Making Her Own Way: Stephanie Newton ‘08

Making Her Own Way: Stephanie Newton ‘08

Stephanie stands behind a glacier in New Zealand

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Stephanie Newton pronounces her temporary home “Mell-bun,” the same way Aussies refer to “Melbourne.” Do as the Romans do, right? Stephanie’s roamin’, all right—and has been since she left home in Birmingham, AL, at 18.

“I still pinch myself that I’m really doing this,” the 2008 Converse alumna says via Skype from Down Under, where she’d recently watched a koala cross the road.

She caught the travel bug at Converse. From a January Term in the Galapagos to solo trips in Africa and South and Central America, she has worked, among internships and jobs, as a zookeeper in Omaha, NE, and her hometown. At Walt Disney’s Animal Kingdom in Florida, she taught conservation. After four months at an organic farm in New Zealand, she soon moved to Australia.

So far, she has jumped out of an airplane, splashed with sea lions, and once broke her arm looking for an endangered bird. The 32-year-old “bird nerd,” with a summa cum laude degree in Biology, was hiking alone in search of a kokako, found only in New Zealand. Within 10 minutes, she saw one. Then she wiped out crossing a stream.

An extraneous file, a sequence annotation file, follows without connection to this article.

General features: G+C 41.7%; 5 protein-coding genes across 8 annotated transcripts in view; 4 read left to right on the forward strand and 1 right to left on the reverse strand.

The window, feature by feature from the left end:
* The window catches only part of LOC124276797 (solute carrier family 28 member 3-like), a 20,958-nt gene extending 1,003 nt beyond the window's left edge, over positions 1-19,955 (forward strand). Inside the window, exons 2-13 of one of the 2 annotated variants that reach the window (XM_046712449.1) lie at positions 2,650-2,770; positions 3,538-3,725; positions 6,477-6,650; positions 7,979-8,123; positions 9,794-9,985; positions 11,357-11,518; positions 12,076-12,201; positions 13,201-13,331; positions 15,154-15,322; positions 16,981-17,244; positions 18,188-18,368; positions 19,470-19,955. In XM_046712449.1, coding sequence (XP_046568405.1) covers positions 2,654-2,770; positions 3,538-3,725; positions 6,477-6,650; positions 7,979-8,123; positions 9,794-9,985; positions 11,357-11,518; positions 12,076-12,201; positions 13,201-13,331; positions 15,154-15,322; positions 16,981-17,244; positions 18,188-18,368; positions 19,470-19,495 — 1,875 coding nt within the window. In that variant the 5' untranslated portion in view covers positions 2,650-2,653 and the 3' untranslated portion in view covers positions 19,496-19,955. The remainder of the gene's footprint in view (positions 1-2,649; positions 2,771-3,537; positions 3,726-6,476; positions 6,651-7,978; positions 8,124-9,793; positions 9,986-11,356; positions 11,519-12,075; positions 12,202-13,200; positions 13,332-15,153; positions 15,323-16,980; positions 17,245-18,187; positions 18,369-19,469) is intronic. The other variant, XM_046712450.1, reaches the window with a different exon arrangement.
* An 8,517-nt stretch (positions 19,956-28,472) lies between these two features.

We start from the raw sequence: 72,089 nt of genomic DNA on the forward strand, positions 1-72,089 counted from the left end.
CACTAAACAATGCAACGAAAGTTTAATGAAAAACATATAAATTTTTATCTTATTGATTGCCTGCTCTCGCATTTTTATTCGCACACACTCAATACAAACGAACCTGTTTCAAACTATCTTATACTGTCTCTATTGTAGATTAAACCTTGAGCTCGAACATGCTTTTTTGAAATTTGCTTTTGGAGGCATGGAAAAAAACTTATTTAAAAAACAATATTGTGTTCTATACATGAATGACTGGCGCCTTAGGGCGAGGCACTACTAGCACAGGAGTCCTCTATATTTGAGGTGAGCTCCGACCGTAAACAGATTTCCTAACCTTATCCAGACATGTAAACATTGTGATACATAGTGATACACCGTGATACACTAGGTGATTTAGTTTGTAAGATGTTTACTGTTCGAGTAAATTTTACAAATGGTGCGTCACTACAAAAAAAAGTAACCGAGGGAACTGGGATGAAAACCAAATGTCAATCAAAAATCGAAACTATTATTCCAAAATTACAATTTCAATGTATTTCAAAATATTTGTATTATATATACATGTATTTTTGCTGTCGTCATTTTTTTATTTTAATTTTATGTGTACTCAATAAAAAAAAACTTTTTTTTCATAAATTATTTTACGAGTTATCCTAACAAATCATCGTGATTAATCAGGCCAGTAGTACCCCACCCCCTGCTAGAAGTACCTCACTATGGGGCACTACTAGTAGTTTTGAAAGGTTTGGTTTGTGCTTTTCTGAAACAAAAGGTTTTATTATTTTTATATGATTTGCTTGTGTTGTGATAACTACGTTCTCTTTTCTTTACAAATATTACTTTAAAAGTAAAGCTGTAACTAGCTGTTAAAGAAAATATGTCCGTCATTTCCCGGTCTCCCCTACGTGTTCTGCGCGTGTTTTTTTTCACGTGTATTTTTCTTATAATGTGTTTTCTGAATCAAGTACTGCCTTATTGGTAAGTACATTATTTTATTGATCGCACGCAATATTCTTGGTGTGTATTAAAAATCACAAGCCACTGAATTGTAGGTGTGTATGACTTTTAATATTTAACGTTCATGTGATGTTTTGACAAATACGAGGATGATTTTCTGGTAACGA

“I figured out how to tie a sling with my jacket, hiked back up the trail, got in my car, and drove one-handed back to town.” Stephanie continues exploring ways to make travel a science. “I have experience in zoology and nearly eight years in travel sales and planning. To be able to plan and lead worldwide excursions, particularly educational ventures, would be the ultimate goal.” She credits much of her resourcefulness to Converse, where she was a Community Adviser and vice president of the synchronized swimming club, among other roles.

“I really thrived at Converse. I was this scared high school kid that needed a place that would give me those opportunities to grow.”

“I really thrived at Converse. I was this scared high school kid that needed a place that would give me those opportunities to grow. If I had gone to a place with thousands of other people, I would have let myself fade into the background. Converse doesn’t let you do that.”

She also credits her parents, Patricia and Steven, who stayed in Birmingham through their 38 years of marriage.

“Stephanie spent her childhood in her room reading until she started playing volleyball in high school,” says Patricia, a church secretary, and organist. Image of Stephanie standing on a mountaintop in New Zealand“Converse being what Converse is, a woman’s college, she just got all kinds of leadership roles, and she embraced it.”

Biology Professor Dr. Edna Steele calls her onetime advisee “one of the most motivated students I know,” a good-humored, intelligent woman who “never settles for a mediocre job.” Next goal: Southeast Asia.

“Honestly, I love this lifestyle and want to stay on the move for the foreseeable future and I’m currently working on ways to do that.”

She packs lightly, carrying optimism. “If it doesn’t work out, cool: Change the dream. Don’t stop dreaming. It’s OK to move on to something else. It makes life a lot less scary if you give yourself backup plans, knowing everything will work out.”

Originally published in The Converse Magazine.